The workshops of Vanden Plas started in 1870 in Belgium, making wheels, followed by axle units for carriages. In 1884 the business moved from Brussels to Antwerp where horse drawn carriages were produced, and with the increase in business another branch was opened in Brussels again in 1890. In 1900 having gained the highest award ever by a Belgium coach-builder, work flowed in from De Dion Bouton, Berlier, Germain, Packard and others producing vehicles at that time. By 1908, Vanden Plas had a workforce of 400 men producing 300 special bodies a year and this soon increased to over 750. In 1913 'The Times' stated that 'Vanden Plas bodied cars had an air of distinction lacking in many of the products around them'.
On the 13th March 1913 the first company of Vanden Plas (England) Limited was formed, building bodies under license from Vanden Plas in Belgium. This was followed with the forming of Vanden Plas (England) 1917 Limited, and finally Vanden Plas (England) 1923 Limited with the move of the coach-works to Kingsbury, London. In 1946 Vanden Plas became a subsidiary of Austin Motors.
After the showing at Earls Court in October 1959, Vanden Plas was registered as car manufacturer. The luxurious Vanden Plas Princess 3 litre is mechanically identical to the Austin A99 and the Wolseley 6/99. The fully built cars are sent from Cowley without any trim to Vanden Plas' Kingsbury works. Here they are fitted with Vanden Plas' high quality of trim. Only the best materials are used, such as Wilton carpeting, Connolly leather and West of England headlining cloth. The finished cars are then sent directly to the dealers. Manual and automatic transmission versions are available, priced at £1396 and £1467 respectively. A 4-litre long-wheelbase saloon and a limousine are also available.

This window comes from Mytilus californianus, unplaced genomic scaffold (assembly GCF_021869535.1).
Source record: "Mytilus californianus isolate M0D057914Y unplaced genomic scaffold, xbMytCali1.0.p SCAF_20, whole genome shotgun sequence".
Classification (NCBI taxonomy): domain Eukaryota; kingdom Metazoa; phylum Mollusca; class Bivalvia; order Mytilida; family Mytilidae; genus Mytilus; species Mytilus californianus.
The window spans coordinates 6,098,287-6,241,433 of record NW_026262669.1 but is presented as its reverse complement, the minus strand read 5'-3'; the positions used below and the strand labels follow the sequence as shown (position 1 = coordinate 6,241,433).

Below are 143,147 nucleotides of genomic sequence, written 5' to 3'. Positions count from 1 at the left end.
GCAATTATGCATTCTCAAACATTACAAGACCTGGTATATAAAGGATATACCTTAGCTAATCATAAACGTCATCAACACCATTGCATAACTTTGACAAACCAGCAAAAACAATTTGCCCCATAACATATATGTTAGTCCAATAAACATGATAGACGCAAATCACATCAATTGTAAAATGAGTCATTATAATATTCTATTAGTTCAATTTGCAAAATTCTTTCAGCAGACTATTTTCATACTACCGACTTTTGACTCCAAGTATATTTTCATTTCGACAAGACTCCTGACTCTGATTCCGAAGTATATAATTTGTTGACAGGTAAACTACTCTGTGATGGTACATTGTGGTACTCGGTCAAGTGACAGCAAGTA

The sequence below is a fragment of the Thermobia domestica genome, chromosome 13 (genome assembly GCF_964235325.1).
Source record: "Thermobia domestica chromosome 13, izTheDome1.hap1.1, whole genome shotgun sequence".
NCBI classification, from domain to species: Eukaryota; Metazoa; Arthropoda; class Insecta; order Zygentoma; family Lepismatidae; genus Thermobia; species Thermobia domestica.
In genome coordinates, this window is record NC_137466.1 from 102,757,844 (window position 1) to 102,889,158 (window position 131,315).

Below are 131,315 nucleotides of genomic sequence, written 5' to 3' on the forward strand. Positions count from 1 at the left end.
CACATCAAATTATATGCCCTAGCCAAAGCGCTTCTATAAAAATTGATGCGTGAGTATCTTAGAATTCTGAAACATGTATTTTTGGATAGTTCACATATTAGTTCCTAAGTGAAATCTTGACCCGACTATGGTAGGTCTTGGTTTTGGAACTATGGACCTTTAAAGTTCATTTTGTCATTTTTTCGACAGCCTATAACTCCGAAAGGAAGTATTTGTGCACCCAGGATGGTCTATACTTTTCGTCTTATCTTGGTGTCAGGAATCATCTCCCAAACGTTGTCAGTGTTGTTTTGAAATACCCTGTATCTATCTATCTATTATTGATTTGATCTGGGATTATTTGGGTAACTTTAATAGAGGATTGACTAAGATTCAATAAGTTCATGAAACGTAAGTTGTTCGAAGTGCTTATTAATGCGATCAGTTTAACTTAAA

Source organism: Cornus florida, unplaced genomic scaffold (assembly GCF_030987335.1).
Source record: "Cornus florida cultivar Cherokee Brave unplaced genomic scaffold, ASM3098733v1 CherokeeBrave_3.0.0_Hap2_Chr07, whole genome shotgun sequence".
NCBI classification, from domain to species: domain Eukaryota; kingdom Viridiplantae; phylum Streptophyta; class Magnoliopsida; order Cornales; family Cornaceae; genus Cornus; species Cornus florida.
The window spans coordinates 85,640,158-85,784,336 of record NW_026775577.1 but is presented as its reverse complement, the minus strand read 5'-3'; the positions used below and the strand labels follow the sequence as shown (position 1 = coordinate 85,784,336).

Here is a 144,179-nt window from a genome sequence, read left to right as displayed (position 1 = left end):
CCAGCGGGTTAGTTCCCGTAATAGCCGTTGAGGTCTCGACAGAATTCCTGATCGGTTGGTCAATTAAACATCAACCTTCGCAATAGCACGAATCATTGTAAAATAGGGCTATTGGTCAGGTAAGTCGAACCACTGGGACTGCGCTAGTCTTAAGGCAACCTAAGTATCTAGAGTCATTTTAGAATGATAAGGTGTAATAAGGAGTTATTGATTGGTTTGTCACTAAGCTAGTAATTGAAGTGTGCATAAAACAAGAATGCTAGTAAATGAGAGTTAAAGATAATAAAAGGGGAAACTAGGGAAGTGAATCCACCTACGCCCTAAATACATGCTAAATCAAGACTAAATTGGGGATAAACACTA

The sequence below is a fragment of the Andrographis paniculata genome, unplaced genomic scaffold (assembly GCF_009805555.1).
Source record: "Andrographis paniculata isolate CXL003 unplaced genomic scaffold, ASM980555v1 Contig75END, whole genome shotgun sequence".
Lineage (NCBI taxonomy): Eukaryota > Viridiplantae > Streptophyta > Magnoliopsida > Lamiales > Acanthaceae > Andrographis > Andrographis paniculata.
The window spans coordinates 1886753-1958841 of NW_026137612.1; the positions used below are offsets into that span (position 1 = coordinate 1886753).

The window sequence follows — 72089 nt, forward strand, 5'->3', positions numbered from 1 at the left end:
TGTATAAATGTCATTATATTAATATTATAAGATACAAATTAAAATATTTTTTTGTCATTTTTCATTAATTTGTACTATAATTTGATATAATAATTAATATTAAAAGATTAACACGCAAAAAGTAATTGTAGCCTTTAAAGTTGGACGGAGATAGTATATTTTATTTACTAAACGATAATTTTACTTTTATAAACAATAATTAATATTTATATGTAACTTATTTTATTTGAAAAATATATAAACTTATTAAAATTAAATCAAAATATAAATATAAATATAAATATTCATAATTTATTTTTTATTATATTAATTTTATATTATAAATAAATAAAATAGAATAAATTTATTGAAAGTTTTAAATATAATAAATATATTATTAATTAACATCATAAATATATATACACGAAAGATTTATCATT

With the disappearance of the 'A' badge, its place is taken by a horizontally positioned coronet symbolising the marque. A black coronet is used on the long wheelbase 4 litre Princess and a red coronet on the smaller Princess cars.